A plantation scene on the El Paraiso plantation.
social classes, the protagonism of the landscape, the reflections about the transformation of the colonial and plantation world, the ideas of a 'nation', and the era's political tensions.'

But appreciating those aspects requires a familiarity with 19-century Colombian society, which few have today.

Isaacs himself, who lived from 1837 to 1895, was an extraordinary character who lived a life which might have come from a Garcia Marquez novel: The son of a Colombian mother and a Jewish-Jamaican immigrant, Isaacs' failures in business caused him to turn to politics, literature and the military. He was at times a soldier, politician, road engineer, explorer, educational planner, and would-be coup leader in Antioquia Department. And, despite his idealized portrait of plantation life, Isaacs campaigned to end slavery, which he called 'a cancer.'

He left behind a book of poems and his novel Maria, a bestseller in its day translated into 31 languages.

Reading a modern version of Isaacs' 'Nueva Era' newspaper.

The art deco National Library, in Bogotá.               

A character in Maria is attacked by a crocodile.

A portrait of Maria.

A modern version of Isaacs' newspaper, the Nueva Era.
By Mike Ceaser, of Bogotá Bike Tours

Monday, July 3, 2017

'Money for the FARC, Hunger for the Victims.'

'Money for the FARC, hunger for the victims.'
These folks protested the other day against the peace accord, which includes stipends and other forms of support for the demobilized FARC guerrillas. According to some analysis, the guerrillas will even be able to control much of their ill-gotten money.

There's also something funny about these protesters' signs: They look very professional for something made by displaced victims of the guerrillas - as tho someone else (Uribistas???) were funding this group.

But, putting all of that aside, as well as the argument that a very imperfect peace deal was the best deal possible, the guerrillas did victimize many innocent people, most of them humble ones - and they deserve to be remembered.

'Alan Jara, humanize the unit of victims.'
Jara, an ex-governor who was once kidnapped by the FARC, heads the government's program to help victims of the conflict.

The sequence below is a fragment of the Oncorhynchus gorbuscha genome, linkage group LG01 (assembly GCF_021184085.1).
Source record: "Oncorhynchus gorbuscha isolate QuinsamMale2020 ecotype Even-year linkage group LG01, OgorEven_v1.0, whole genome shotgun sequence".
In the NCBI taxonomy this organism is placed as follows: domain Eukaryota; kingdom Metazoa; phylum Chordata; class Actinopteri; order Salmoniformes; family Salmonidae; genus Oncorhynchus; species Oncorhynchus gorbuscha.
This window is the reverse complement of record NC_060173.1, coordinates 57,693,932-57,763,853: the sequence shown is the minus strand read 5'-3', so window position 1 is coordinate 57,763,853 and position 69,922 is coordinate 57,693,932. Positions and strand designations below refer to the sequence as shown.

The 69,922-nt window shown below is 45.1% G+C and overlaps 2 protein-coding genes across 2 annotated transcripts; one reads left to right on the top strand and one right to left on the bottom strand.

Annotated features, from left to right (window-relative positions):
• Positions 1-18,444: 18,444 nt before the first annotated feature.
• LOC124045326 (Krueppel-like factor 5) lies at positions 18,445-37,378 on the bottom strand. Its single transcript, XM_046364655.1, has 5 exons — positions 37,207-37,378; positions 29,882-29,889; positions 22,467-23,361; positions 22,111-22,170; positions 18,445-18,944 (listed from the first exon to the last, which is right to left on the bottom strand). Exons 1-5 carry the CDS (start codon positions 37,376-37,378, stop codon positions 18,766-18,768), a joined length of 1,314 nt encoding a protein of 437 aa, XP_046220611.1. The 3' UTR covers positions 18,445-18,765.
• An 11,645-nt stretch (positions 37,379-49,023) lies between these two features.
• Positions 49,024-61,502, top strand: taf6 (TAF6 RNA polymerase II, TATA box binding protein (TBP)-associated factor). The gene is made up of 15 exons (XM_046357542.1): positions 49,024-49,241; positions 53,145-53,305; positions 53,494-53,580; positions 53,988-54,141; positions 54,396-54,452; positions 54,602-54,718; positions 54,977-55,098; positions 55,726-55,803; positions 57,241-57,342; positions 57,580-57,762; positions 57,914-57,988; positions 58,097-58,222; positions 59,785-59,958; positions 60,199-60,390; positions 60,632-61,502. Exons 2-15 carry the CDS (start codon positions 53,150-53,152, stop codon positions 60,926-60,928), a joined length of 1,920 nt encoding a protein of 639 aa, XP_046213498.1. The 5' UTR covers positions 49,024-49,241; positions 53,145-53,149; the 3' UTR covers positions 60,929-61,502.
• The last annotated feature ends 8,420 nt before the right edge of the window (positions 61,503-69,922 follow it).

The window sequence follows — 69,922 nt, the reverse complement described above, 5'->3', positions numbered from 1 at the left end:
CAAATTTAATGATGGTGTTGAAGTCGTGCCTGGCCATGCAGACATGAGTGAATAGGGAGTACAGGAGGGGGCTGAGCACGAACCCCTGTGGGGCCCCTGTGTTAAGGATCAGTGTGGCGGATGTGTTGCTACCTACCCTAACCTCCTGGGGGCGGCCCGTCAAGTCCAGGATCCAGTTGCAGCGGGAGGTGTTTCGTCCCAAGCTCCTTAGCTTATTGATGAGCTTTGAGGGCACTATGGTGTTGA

'The state perpetuates the suffering of the victims.'

By Mike Ceaser, of Bogotá Bike Tours

Sunday, July 2, 2017

Plastic Everywhere, and No Solution in Sight

Before the plastic bag tax: Carrying plastic bags (probably full of more plastic bags) home from the supermarket.
After the bag tax: the more things change, the more they stay the same: Carrying plastic bags (probably full of more plastic bags) home from the supermarket.

Sackss of plastic bags and other trash in the Plaza San Victorino.
Nobody doubts that plastic bags are a problem. They little streets, plazas and parks, trash up rivers and clog sewers. And a lot of them end up in the ocean, where animals swallow them and choke to death. And then there are all the petroleum resources used to manufacture the bags, and the pollution generated during the process. All to make something which is often used just once, for a short time, and then discarded.

So, give Bogotá officials credit for recognizing the problem. If only they would try an effective solution.

First came 'educational' measures for stores. Some neighborhood stores put up signs encouraging customers to bring their own bags - which almost everybody ignored.

Worth something?
Then, on July 1 a bag tax kicked in - of 20 pesos -  or 6/10 of one U.S. penny. Nobody bothers to pick a 20 peso coin up off the street, nor do people carry them, making this tax meaningless. So, unless the same customer uses five bags, he likely won't get charged at all. At the same time, I don't see any practical way the DIAN can monitor how many plastic bags a store uses. (Expect a black market in plastic bags). So, stores will simply pass on to all of their customers the tax bill for the bags they report using, eliminating the tax's incentive quality.